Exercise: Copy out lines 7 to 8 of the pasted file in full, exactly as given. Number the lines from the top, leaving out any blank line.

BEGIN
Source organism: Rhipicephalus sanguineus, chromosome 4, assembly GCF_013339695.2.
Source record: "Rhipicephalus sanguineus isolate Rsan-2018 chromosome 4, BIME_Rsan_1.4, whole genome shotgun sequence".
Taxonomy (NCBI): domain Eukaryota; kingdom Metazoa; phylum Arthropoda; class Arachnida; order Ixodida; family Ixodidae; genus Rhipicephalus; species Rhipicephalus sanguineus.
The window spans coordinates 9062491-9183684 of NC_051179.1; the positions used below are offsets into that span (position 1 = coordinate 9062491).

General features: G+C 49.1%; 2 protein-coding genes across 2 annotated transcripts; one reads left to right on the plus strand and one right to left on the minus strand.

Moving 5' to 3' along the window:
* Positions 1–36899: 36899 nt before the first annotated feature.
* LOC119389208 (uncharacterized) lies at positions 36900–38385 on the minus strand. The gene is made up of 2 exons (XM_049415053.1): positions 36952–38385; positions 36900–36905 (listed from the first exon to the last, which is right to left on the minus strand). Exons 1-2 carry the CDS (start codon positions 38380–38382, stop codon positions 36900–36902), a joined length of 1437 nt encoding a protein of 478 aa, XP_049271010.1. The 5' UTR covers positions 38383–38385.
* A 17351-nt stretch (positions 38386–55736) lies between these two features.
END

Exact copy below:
* Positions 1–36899: 36899 nt before the first annotated feature.
* LOC119389208 (uncharacterized) lies at positions 36900–38385 on the minus strand. The gene is made up of 2 exons (XM_049415053.1): positions 36952–38385; positions 36900–36905 (listed from the first exon to the last, which is right to left on the minus strand). Exons 1-2 carry the CDS (start codon positions 38380–38382, stop codon positions 36900–36902), a joined length of 1437 nt encoding a protein of 478 aa, XP_049271010.1. The 5' UTR covers positions 38383–38385.